```
library(CommKern)
##
## Attaching package: 'CommKern'
## The following object is masked from 'package:stats':
##
## kernel
```

In the past decade, network data has become a popular method for
analyzing data from a variety of fields, including genomics,
metabolomics, ecology, social networks, and neuroimaging. Brain networks
are a complex system of structural-functional couplings within a
hierarchy of mesoscopic interactions. Because of the unique aspects to
brain connectivity, many of the popular graph theoretic measures fail to
capture its complex dynamics. The **CommKern** package was
created to address the limitations in analysis of network community
structures through two main aspects. The first is a hierarchical,
multimodal spinglass algorithm that is computationally efficient and
able to robustly identify communities using multiple sources of
information. The flexibility of the multimodal and hierarchical aspects
to this algorithm set it apart from other existing methods which may
only allow for one source of information or lack the hierarchical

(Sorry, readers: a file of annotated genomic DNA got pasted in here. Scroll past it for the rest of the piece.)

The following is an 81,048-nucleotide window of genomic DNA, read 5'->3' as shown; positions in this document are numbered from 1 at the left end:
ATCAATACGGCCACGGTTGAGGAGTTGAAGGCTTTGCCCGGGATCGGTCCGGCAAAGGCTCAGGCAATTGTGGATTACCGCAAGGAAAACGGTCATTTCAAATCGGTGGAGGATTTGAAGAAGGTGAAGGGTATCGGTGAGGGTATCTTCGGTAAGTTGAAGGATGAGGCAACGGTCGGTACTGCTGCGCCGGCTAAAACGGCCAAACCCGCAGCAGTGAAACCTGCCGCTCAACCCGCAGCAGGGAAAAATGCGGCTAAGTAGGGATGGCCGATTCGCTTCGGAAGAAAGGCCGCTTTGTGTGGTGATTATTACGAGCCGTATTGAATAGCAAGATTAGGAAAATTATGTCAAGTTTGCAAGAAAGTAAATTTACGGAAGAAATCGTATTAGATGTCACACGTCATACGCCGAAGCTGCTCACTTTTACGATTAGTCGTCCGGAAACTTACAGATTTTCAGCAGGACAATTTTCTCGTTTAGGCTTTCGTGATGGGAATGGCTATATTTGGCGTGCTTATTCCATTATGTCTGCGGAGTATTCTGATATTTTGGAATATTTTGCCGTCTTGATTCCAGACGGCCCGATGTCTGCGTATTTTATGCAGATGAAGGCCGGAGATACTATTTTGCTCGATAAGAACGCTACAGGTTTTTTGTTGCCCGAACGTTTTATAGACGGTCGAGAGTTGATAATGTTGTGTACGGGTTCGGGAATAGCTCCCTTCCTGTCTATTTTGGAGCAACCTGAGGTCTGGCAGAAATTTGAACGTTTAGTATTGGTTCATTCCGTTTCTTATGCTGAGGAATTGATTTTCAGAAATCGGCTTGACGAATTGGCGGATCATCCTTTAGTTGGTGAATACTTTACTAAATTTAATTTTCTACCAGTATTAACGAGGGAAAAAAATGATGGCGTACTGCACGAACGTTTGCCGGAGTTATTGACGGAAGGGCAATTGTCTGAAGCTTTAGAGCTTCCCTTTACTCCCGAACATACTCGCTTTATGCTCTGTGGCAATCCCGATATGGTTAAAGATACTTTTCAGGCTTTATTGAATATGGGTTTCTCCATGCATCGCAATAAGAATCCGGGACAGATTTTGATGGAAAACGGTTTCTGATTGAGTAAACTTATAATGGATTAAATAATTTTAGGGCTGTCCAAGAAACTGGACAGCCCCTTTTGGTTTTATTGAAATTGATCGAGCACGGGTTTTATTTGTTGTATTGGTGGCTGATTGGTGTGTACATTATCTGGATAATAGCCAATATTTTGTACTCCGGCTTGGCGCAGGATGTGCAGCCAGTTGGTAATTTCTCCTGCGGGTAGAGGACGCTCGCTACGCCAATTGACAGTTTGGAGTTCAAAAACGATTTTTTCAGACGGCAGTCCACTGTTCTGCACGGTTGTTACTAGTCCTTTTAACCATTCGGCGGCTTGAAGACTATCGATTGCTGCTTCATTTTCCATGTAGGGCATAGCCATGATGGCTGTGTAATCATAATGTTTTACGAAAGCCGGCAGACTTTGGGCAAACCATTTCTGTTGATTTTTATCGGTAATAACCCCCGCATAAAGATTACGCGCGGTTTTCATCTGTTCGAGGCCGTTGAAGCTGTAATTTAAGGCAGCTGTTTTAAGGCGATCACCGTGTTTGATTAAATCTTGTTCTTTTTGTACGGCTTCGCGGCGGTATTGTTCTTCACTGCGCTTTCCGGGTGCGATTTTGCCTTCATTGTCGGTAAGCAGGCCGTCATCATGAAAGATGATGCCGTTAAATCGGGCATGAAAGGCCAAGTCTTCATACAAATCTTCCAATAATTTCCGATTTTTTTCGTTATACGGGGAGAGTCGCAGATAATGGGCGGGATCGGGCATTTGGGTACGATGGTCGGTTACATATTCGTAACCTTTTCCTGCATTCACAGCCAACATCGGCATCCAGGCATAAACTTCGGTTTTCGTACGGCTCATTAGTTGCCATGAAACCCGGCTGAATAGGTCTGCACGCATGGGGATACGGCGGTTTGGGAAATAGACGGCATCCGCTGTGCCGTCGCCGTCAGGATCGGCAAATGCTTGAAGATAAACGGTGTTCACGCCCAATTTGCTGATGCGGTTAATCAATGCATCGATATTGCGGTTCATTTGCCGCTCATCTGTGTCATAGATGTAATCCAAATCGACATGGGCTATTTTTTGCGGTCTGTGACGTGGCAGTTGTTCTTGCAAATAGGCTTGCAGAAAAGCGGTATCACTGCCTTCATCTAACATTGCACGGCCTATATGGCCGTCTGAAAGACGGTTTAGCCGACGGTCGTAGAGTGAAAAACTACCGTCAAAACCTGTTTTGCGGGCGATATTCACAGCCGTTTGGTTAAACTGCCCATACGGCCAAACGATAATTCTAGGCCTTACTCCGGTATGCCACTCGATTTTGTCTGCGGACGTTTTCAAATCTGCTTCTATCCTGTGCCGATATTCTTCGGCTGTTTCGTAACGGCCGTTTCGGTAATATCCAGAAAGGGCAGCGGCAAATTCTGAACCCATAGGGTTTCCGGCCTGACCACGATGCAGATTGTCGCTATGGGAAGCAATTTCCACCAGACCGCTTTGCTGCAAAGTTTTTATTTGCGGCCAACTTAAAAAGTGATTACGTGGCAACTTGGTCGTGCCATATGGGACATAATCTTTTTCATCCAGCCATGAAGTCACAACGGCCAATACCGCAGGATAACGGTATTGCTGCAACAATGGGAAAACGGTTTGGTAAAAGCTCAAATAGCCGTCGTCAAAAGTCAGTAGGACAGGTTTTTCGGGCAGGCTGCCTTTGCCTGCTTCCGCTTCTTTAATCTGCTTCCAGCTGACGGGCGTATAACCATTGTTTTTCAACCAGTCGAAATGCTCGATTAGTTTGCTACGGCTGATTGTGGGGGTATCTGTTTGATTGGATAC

option. The second is a semiparametric kernel test of association, which
allows for the use of a kernel to model a variety of cluster evaluation
metrics without making any assumption as to the parametric form of its
association with the outcome. As well, because the model is
semi-parametric, potential confounders can be controlled for within a
parametric framework, allowing for ease of parameter estimate
interpretation, should they be desired.

This vignette is designed to provide an overview of
**CommKern**’s functionality using the simulated datasets
provided within the package. While focusing on applications to
neuroimaging, the methodologies within this package are flexible enough
to be applied to any type of network data, which will be pointed out in
the vignette when applicable.

Several simulated datasets have been provided within the package.

`SBM_net`

`SBM_net`

is a dataset containing multimodal network